What are Bank and Mortgage Company Overlays?

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What Are Bank and Mortgage Company Overlays?

Buying your first home is already a stressful process, and the COVID-19 pandemic isn’t making things any better. While you’ve done all your research (or at least you think you did), things become even more complicated when you find out that you need to provide another document and that you need to take a more hands-on approach to get a mortgage. 

This is because your lender has introduced a mortgage overlay, which means you need to adjust to a new set of requirements. Here, we discuss what bank and mortgage company overlays are, the types of lender overlays, how they will affect your approval, and more.

Basic Mortgage Requirements

This is something you may already know, but we’ll refresh you a bit. There are minimum guidelines generally determined according to the mortgage program, e.g., USDA, VA, or FHA. For example, FHA lets potential homebuyers qualify with a credit score of 580, a debt-to-income ratio lower than 43%, and a 3.5% down payment. A conventional mortgage, on the other hand, has a set of requirements set forth by Fannie Mae and Freddie Mac and may have requirements such as a 620 credit score, a debt-to-income ratio below 36%, and a 5% down payment.

What Are Overlays?

From a technical standpoint, a mortgage overlay simply refers to a set of specific rules that a lender applies above the usual guidelines for lending money for mortgages. Every lender has its own mortgage overlays that apply to mortgage loans alongside the rules set by Freddie Mac, Fannie Mae, VA, USDA, and FHA. Mortgage overlays are established according to the lender’s capability to handle risk along with the economy’s current condition. As such, overlays can become stricter as economic times get tough.

Types of Lender Overlays

There are an infinite number of various lender overlays that lenders and banks impose to ensure that default levels are under control. The example using credit scores is just one of the numerous lender overlays that you might come across since there are hundreds and hundreds of overlays that banks and lenders throughout the country may require. Apart from the minimum credit score, other common overlays may be applicable for max DTI or max LTV.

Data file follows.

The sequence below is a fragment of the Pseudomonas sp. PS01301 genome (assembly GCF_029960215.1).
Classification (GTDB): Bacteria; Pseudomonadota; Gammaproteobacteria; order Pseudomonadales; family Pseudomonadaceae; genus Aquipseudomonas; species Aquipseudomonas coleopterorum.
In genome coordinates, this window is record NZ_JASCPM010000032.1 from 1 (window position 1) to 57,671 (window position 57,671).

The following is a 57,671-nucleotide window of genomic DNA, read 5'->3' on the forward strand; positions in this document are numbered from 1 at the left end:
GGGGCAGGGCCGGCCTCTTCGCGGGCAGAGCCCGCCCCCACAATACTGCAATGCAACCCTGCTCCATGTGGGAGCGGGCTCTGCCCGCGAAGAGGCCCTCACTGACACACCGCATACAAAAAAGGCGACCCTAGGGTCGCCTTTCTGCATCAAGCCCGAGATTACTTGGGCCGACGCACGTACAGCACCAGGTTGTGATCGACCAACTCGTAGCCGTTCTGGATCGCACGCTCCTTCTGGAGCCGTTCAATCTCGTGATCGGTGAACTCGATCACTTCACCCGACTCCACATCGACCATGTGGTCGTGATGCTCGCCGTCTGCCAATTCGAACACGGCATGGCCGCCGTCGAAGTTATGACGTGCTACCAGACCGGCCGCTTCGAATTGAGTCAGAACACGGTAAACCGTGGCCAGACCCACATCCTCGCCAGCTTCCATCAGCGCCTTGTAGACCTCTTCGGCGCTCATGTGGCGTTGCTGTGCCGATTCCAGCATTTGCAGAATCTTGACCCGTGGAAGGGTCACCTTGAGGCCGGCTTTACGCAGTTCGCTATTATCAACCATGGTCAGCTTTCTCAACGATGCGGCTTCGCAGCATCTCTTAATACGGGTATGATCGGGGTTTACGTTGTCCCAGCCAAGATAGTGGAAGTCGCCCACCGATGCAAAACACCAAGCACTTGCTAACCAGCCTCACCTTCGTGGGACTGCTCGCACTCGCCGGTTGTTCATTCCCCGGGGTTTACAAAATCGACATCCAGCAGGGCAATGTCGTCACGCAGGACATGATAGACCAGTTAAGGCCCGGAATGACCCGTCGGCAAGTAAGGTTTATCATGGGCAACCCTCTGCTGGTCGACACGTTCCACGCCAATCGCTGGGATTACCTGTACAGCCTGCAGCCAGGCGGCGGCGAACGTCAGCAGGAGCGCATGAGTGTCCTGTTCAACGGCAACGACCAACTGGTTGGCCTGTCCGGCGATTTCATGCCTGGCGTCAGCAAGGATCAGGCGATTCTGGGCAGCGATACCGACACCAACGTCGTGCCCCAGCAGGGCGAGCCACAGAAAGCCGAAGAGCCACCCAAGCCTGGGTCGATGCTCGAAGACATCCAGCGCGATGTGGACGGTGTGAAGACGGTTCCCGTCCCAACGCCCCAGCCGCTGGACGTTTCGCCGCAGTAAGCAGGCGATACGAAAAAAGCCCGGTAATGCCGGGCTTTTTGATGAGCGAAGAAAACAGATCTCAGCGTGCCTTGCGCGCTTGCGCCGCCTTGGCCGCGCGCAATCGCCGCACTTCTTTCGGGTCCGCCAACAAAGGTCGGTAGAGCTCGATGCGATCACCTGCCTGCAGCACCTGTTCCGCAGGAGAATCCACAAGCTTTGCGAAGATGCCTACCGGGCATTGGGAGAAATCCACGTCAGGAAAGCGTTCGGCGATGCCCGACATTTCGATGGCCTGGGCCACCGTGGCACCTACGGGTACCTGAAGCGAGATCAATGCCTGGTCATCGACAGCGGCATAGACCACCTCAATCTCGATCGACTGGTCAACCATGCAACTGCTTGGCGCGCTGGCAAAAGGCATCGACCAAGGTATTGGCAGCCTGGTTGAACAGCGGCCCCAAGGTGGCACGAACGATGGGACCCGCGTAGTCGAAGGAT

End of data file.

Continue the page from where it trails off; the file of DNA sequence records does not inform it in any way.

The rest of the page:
How Do Company Overlays Affect Your Approval?

While overlays are designed to decrease the risk for a lender’s portfolio, it doesn’t help you get a mortgage quicker. For example, instead of working with a minimum credit score of 680, a lender can give you an overlay and increase the minimum score to 700. A lender can also increase the minimum down payment requirement on your investment property from 20% to 25% or more when they see fit. 

As mentioned, every lender has its own set of internal overlays. The overlay from one bank can be much different compared to another lender’s set of overlay rules. This can both be good and bad since it provides consumers with choices as to which lender will give them the best mortgage rates. Finally, lenders also have the power to reverse their overlay at any time, making owning a home difficult, especially during times of pandemic.

Why Do Lenders Use Overlays?

Now that we know the basics about overlays, we can ask the next big question: why do lenders implement mortgage overlays? The answer to this question can be summarized with just one word, which is “risk.” Because lenders work hard to reduce the level of risk they face, they do everything to ensure that their loan is paid back. 

Ideally, consumers who sign up for a mortgage should be able to make payments on time and clear of all other payments. Unfortunately, we don’t live in an ideal world, and people will often lose their jobs, get sick, go through a divorce, along with many other problems causing financial stress. Such problems will usually cause buyers to make late payments on their loan, or they simply give up on their home. This results in a default, and the process of foreclosure starts. 

Mortgage lenders entered the business of providing home loans with the intention of making a profit rather than buying back mortgages that have been sold to an investment firm. This means that based on their knowledge gained from the investment firms and track record, a mortgage lender will place an overlay in place to keep certain home applicants away. In the end, a mortgage company always works to find the right mortgage overlay to reduce their company’s risk while allowing them to reap profitable ventures with their mortgage loans. 

Here are a few questions that you will need to ask your mortgage company: 

  • Do you have overlays?
  • Based on the overlays in place, will you be able to approve my loan? 
  • How often will the overlays change if they do? 

What Can Homebuyers Do?

As a potential homeowner, keep in mind that the purchase of a home may still be possible even with a mortgage overlay. To best survive this situation, it’s best to stay prepared during the lender’s increased scrutiny on your finances. You can be sure that they will look through your finances to detect any risk factors. Even if you're considering a refinance, keep in mind that overlays still apply.

If you’re not a big fan of all the info you’ve just read, remember that you always have the option to wait out the economic problems before looking for a home—at a time when mortgage overlays die down. Playing the waiting game will also help you bide your time to improve your financial status and save up a bigger down payment, which comes with the potential to qualify for much better terms. Your FICO Score isn’t set in stone —it can change as you improve your finances. There’s nothing wrong with giving yourself more time to reach your ideal finance goals.

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